Just hours before Democrat Hillary Clinton is set to make history in Philadelphia as the first woman to accept her party’s U.S. presidential nomination, a new Suffolk University poll of likely general-election voters in Pennsylvania shows Clinton with a commanding lead over Republican Donald Trump. In a two-way matchup, she led Trump 50 percent to 41 percent, with 8 percent undecided.
Pennsylvania has voted Democratic in the past six presidential elections, going back to Bill Clinton’s first win in 1992. Yet it is a rust belt state that could be in play, as indicated by recent general-election polling showing a close race.
In a four-way scenario, with Green Party nominee Jill Stein and Libertarian Gary Johnson added into the mix, Clinton led Trump 46 percent to 37 percent, with Libertarian Gary Johnson at 5 percent, Green Party nominee Jill Stein receiving 3 percent, and 9 percent undecided.
“Hillary Clinton is flirting with fifty thanks to Philly,” said David Paleologos, director of the Suffolk University Research Center in Boston. “At this point Clinton’s large lead in the Philadelphia area is offsetting losses to Trump in other parts of the state. She also is amassing the support of women and thus drowning out Trump’s marginal lead among men.”
In the four-way ballot test, Clinton led by 19 points among women (50 percent to 31 percent) and trailed Trump by 3 points among men (44 percent to 41 percent).
Vermont Sen. Bernie Sanders was the most popular figure among Pennsylvania voters, ahead of President Obama, nominees for president and vice president, and the candidates for U.S. Senate in Pennsylvania. Sanders was seen favorably by 60 percent of voters, while 29 percent had a negative view of him. He was followed by Obama (52 percent favorable-44 percent unfavorable), Clinton (44 percent favorable-48 percent unfavorable), and Trump (33 percent favorable-57 percent unfavorable).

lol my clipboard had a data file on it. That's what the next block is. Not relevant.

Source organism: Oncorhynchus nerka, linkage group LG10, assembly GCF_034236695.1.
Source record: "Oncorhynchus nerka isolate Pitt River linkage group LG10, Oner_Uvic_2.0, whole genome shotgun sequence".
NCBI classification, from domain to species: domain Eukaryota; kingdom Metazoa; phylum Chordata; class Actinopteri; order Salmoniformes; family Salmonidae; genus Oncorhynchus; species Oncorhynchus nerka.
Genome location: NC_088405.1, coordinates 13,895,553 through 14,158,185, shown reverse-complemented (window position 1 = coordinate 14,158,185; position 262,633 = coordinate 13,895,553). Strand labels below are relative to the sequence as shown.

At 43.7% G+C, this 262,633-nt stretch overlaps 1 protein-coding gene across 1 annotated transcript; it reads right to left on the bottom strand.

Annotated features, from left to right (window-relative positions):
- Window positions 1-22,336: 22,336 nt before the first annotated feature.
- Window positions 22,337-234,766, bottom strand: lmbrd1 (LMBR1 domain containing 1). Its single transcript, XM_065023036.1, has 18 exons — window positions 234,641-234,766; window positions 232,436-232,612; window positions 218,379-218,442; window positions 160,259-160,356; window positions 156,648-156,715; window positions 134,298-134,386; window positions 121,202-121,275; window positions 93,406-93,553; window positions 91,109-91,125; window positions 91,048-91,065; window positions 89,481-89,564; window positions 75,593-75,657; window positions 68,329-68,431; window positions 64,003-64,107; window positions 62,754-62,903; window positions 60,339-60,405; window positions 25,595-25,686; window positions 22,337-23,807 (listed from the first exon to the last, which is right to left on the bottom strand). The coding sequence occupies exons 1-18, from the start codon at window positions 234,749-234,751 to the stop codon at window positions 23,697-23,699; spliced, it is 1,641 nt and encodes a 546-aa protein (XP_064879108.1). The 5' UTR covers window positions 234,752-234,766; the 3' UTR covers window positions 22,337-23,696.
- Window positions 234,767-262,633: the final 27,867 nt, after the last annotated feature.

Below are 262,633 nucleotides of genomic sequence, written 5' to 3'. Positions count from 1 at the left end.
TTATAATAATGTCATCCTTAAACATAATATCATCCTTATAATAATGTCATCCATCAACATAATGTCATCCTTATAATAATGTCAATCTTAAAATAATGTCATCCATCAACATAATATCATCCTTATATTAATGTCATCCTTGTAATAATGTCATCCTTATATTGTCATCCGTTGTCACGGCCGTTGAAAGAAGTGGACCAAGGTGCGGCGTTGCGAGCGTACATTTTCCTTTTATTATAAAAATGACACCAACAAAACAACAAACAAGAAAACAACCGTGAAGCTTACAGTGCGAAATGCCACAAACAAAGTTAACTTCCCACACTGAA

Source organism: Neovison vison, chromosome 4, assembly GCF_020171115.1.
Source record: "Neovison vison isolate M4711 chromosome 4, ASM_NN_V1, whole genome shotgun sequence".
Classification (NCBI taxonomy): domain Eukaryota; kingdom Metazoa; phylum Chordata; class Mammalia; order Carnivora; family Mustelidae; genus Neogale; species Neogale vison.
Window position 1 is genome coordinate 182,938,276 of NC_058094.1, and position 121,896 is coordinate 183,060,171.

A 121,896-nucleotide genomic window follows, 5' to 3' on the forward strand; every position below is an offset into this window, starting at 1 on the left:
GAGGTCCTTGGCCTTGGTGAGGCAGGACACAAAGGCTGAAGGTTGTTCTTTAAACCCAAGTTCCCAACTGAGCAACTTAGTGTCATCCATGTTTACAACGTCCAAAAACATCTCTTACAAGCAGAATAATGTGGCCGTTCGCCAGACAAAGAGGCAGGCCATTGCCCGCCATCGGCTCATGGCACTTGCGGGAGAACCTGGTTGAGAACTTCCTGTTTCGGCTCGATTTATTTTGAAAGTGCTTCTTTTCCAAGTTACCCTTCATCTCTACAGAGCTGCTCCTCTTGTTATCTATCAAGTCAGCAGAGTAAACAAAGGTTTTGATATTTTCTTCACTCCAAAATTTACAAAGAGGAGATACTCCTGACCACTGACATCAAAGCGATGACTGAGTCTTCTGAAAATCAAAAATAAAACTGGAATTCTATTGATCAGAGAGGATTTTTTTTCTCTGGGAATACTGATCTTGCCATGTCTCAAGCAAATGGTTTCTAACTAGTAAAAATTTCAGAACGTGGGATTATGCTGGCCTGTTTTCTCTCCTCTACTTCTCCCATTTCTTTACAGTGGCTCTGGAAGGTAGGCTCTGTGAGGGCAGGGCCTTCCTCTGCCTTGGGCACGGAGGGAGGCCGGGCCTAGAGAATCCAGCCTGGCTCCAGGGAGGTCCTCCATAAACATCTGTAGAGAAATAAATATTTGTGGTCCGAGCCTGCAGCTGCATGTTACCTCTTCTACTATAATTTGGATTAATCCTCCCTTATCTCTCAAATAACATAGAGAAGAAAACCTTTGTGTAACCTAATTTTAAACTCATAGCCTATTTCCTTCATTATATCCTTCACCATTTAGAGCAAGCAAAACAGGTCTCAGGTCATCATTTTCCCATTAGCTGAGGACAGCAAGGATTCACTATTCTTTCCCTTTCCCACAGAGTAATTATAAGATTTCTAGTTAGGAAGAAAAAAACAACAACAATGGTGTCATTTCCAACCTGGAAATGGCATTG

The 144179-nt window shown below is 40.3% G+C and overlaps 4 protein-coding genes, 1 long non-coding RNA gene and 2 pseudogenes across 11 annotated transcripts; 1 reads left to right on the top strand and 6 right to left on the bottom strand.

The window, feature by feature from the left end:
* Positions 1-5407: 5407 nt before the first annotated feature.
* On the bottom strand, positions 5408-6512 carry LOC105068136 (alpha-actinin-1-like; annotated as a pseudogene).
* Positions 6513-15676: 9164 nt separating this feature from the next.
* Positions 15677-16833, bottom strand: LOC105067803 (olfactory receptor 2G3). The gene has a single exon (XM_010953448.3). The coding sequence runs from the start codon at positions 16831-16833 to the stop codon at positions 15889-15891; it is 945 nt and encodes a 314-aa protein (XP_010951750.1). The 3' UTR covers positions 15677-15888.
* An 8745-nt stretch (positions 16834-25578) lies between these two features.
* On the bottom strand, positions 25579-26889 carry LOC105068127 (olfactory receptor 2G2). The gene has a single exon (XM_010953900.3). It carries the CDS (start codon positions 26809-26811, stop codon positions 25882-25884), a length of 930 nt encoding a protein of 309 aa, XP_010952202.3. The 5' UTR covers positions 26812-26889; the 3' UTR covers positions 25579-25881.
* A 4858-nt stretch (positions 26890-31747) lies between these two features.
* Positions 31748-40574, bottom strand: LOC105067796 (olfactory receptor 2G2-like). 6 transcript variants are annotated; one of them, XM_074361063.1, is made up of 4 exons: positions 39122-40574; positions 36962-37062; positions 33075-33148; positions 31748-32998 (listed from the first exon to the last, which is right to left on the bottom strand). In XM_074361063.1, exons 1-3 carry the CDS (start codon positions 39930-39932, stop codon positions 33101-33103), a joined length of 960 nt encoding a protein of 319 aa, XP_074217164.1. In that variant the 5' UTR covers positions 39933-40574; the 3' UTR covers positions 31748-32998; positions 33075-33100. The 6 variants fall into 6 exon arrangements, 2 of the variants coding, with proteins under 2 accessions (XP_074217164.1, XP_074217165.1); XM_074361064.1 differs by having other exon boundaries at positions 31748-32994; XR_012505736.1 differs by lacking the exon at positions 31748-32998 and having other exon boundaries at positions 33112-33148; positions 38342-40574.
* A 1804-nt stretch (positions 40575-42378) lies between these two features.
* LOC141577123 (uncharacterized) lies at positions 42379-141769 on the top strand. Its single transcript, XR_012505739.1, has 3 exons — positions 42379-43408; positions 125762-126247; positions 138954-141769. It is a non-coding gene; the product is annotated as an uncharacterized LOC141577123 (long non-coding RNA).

“Sanders is immensely popular in every part of the state, even higher than the president and the nominee of his own party,” said Paleologos. “As he prepares to leave the convention tonight, he can hold his head high thanks to the resounding goodwill of Pennsylvania voters in all parties.”
Asked if they feel more or less safe living in America than they did five to 10 years ago, 56 percent of Pennsylvanians said less safe, 13 percent more safe, and 29 percent said there was no change. Likely voters said that the number one issue facing the next president is terrorism and national security (31 percent), followed by jobs/economy (21 percent), and nominating Supreme Court justices (8 percent).
Sixty-one percent of Pennsylvania voters said they support Clinton’s proposed ban on assault weapons, while 34 percent were opposed, and 6 percent undecided.
Asked whether the FBI’s investigation into Clinton’s email protocol during her service at the Department of State should have led to her indictment, 49 percent said she should not have been indicted, and 45 percent disagreed. Sixty-three percent of voters said they trust the FBI overall, while 24 percent said they do not. Two other federal agencies/branches scored higher in regard to trust: the U.S. Armed Forces (93 percent) and the Post Office (87 percent).
U.S. Senate race
In Pennsylvania’s U.S. Senate contest, Democrat Katie McGinty (43 percent) led incumbent U.S. Sen. Pat Toomey (36 percent), with a considerably high 20 percent still undecided or refused.
In 2010, the final Suffolk poll predicted a 5-point win for Republican Pat Toomey over Democrat Joe Sestak for U.S. Senate. Toomey prevailed by 2 points. Earlier that year, Suffolk polling predicted a 9-point upset win in the Democratic primary by challenger Joe Sestak over incumbent Sen. Arlen Specter. Sestak prevailed by 8 points.
The Pennsylvania survey of 500 likely voters was conducted July 25-27 using live telephone interviews of households where respondents indicated they were very or somewhat likely to vote in the 2016 general election. The margin of error is +/- 4.4 percentage points at a 95 percent level of confidence. Marginals and full cross-tabulation data are posted on the Suffolk University Political Research Center website. For more information, contact David Paleologos at 781-290-9310, firstname.lastname@example.org.